It seems that the subject of Flash motion tracking has been neglected as of late. Developers who want to develop something that looks cool and responds to motion have opted to play with FLARToolkit/Augmented Reality. The gesture recognition and multi-touch capabilities of Flash Player 10.1 provide a user interface that reliably captures user input better than the difference/threshold method of motion tracking in Flash. So will we ever have a Minority Report-style UI that allows us to fight crime by flailing our arms? If so, it probably won’t be built with Flash. But can we still create some stuff that looks cool using motion tracking in Flash? Absolutely.
This post isn’t meant to be a tutorial, but here’s the quick-and-dirty of how motion tracking with Flash works. In short, we compare the current frame of video with the previous frame, see what’s changed and mark that as motion. Here’s how it happens:
- Get the Camera- No webcam, no fun.
- Create a Matrix to flip the video and subsequent BitmapData. – The video is displayed as it’s captured, so we need to flip it on the y-axis in order to make it display the mirror image of the video.
- Attach the Camera to a Video object – We can’t see the Camera unless it’s attached to a video.
- Create our three BitmapData instances – We use
_previousto calculate motion inside the
- Create a Bitmap from our
_output– This allows us to see the tracked motion.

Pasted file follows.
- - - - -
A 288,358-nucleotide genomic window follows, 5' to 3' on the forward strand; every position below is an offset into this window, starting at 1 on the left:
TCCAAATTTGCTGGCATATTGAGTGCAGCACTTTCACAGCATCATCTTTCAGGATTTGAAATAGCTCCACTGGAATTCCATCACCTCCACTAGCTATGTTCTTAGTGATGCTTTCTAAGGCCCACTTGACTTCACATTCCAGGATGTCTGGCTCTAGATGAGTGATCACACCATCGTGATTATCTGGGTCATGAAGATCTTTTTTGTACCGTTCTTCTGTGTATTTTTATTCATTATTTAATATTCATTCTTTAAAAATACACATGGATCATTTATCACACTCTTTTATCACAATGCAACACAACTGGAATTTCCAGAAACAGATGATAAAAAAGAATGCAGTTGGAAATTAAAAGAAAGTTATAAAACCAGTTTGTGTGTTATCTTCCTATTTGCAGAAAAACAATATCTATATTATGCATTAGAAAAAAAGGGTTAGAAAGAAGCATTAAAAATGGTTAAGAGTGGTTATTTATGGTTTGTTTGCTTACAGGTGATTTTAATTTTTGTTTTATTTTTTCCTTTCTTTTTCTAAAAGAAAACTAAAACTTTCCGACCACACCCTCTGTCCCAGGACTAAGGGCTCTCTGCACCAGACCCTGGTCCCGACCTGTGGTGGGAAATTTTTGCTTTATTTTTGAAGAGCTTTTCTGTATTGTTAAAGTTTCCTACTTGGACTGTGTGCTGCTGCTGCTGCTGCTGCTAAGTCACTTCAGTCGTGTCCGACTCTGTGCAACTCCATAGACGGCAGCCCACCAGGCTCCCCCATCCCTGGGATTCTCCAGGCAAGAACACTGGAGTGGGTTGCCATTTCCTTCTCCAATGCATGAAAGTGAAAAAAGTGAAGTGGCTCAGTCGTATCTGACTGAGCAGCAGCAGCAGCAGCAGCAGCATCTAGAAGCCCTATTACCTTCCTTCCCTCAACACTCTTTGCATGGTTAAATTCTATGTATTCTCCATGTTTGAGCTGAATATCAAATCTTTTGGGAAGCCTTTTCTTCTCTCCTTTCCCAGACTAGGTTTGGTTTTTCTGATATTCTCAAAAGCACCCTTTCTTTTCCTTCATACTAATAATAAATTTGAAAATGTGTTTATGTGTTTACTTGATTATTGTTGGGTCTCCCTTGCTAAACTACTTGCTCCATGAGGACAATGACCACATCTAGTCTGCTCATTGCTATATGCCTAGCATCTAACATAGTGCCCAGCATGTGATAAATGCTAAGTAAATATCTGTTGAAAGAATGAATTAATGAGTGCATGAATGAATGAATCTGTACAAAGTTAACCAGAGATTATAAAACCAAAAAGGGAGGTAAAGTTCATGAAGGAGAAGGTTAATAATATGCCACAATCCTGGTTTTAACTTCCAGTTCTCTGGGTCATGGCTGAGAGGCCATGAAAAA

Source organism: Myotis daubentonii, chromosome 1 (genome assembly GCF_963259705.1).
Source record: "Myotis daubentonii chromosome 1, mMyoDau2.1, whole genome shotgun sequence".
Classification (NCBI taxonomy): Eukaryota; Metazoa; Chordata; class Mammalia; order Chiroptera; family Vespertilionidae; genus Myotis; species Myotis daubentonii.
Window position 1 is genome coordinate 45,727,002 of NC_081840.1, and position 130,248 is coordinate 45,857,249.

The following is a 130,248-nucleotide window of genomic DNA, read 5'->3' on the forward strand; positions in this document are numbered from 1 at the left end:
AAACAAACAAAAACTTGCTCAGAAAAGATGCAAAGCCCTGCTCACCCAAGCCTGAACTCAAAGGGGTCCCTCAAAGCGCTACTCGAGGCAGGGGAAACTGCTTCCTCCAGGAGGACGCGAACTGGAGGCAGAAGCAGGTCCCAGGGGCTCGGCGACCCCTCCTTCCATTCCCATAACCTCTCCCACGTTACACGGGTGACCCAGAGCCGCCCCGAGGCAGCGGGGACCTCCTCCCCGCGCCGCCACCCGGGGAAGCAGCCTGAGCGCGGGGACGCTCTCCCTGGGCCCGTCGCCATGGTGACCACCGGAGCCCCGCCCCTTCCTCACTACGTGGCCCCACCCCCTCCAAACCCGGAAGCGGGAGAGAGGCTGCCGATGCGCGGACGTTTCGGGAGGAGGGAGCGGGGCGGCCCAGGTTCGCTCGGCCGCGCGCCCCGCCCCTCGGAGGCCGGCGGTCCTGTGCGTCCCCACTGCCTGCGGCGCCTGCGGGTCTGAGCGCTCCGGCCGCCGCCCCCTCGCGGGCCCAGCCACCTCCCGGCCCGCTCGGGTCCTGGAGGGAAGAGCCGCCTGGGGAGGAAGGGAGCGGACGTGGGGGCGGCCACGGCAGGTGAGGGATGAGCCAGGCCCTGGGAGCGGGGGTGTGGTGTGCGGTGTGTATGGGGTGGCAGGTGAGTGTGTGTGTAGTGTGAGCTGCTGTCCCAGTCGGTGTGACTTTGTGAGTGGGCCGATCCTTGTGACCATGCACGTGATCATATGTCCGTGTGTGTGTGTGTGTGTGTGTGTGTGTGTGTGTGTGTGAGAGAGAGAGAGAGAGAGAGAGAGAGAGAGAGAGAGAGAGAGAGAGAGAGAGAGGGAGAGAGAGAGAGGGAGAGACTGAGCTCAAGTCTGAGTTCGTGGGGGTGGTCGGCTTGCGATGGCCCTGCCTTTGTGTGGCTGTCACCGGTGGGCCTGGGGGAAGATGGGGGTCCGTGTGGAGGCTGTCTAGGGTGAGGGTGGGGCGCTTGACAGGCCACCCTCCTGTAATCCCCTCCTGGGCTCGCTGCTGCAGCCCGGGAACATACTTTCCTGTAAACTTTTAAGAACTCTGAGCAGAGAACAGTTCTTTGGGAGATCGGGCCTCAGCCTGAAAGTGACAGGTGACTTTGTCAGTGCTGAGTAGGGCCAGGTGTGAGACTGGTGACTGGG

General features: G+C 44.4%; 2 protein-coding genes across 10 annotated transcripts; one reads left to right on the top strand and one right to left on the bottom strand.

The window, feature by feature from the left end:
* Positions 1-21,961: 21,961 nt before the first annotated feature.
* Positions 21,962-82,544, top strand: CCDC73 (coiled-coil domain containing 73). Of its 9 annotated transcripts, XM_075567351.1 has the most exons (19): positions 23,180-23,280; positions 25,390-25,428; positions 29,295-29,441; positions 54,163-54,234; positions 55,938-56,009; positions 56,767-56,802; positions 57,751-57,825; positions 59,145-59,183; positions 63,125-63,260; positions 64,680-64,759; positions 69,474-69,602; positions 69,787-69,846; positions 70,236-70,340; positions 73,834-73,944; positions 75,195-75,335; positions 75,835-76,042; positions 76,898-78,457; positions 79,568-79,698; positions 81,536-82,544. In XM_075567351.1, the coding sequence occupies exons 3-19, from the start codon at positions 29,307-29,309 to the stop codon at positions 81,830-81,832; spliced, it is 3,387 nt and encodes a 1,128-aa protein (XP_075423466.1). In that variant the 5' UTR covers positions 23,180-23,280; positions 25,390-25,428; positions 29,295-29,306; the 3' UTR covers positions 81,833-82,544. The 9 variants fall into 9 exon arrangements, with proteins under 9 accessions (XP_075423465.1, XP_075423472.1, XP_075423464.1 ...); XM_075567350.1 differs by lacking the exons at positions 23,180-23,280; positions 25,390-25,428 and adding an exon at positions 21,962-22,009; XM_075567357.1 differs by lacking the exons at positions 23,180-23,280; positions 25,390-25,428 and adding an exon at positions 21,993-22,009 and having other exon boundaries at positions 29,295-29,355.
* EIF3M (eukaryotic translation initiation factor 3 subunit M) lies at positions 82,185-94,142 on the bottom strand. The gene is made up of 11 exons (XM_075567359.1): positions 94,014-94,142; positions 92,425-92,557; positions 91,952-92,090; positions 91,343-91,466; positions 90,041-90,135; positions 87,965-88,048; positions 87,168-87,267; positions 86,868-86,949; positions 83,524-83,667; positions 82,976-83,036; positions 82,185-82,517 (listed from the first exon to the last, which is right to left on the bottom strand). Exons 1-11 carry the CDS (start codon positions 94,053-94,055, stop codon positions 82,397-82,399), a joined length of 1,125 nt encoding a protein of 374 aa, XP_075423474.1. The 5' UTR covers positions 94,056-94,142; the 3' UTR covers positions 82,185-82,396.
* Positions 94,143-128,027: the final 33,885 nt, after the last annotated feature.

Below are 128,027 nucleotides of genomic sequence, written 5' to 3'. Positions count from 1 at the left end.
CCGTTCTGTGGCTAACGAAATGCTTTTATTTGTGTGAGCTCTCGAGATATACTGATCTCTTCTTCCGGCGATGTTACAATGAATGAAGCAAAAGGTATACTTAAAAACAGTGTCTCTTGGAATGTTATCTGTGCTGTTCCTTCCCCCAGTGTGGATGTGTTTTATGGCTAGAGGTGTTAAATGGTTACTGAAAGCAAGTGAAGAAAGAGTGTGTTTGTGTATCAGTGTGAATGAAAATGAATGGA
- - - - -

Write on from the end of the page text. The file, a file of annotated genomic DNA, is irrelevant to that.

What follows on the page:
- Create a Timer to dispatch events at the
- Handle the TimerEvent with the
The magic happens in the
render() method. First we draw the
_video into the
_difference BitmapData. Then we draw the BitmapData stored in
_previous (the previous frame of video) into the
_difference BitmapData in
"difference" mode. This turns any pixels that have changed since the previous frame white and the static pixels black. Then we fill the
_output with transparent pixels and use the
threshold() method of the BitmapData class to color any pixels in the
_difference BitmapData that aren’t black (greater than the
_thresholdMask value). We then draw the current video frame to
_previous for use the next time the TimerEvent is dispatched.
Some of that may be a bit confusing, but it’s not necessary that you understand exactly what’s going on in order to get started experimenting yourself. I’ve created a BasicTracker class for motion detection in Flash in order help you get started. You can easily extend the BasicTracker class to create your own experiments. The attached MotionHitTest class demonstrates how you can perform a
hitTest() between objects on the stage and motion detected by the webcam.
When sub-classing the BasicTracker, override the
render() method as such:
public override function render(e:TimerEvent = null):void
//your code here
Pretty simple, huh?